Landlord Claims Tenant Refused Access for Repairs
LVT Number: #32325
Landlord sued to evict tenant, claiming that he violated a substantial obligation of his tenancy by refusing to provide access to inspect, make repairs, and correct violations. Landlord sent tenant a Notice to Cure that listed a number of dates when tenant had refused access, and a Notice to Terminate when tenant failed to cure. The case was delayed for a while based on tenant's Hardship Declaration and ERAP application. Landlord then asked the court to schedule a conference and trial date. Tenant asked the court to dismiss the case, claiming that it wasn't unreasonable for him to refuse access during the pandemic and that he eventually did provide access. In response, landlord said that tenant still refused access when contractors wouldn't work as he directed, and that access wasn't meaningful given the cluttered state of the apartment. The court ruled against tenant. Whether tenant provided meaningful access or whether it was reasonable for him to complain to HPD, then refuse access for repairs, were questions of fact appropriate for trial.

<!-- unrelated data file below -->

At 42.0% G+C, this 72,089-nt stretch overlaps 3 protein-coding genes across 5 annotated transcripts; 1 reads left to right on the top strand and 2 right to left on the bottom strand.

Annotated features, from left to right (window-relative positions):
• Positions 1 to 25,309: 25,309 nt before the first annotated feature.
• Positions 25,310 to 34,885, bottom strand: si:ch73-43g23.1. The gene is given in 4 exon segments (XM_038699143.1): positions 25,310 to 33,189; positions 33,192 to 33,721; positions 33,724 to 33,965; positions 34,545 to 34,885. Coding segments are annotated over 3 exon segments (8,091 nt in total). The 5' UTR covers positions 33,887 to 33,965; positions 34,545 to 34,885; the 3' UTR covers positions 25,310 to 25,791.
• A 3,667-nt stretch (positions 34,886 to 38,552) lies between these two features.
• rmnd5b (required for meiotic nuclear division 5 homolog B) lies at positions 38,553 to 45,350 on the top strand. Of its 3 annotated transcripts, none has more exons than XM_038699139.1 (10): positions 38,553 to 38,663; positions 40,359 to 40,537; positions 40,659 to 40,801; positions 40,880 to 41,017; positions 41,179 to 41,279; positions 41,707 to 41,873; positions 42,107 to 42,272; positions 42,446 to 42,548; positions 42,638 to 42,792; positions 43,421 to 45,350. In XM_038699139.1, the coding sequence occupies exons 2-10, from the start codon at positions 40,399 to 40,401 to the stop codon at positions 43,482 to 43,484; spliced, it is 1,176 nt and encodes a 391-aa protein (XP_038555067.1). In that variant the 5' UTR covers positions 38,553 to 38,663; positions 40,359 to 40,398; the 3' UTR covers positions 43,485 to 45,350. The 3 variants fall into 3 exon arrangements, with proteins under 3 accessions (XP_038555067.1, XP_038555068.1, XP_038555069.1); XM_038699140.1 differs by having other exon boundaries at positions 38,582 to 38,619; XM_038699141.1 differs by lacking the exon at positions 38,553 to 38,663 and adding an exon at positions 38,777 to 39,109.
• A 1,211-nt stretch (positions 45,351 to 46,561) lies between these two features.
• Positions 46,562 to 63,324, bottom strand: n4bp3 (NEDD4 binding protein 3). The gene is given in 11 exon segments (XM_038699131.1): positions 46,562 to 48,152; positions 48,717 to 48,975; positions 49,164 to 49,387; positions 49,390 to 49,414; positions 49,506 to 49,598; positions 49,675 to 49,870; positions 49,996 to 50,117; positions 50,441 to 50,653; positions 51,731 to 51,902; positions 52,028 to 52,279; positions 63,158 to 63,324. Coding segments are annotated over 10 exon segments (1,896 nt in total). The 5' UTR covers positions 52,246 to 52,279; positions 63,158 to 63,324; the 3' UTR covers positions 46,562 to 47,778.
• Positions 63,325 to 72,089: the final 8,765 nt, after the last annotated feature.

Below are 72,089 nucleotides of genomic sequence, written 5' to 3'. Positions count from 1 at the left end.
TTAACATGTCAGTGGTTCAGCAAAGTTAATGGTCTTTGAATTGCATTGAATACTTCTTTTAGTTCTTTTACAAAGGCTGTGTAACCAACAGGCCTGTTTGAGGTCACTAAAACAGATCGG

689 East 187th St LLC v Mathu: 76 Misc.3d 1212(A), 2022 NY Slip Op 50885(U), NYLJ No. 1664862739 (Civ. Ct. Bronx; 9/20/22; Lutwak, J)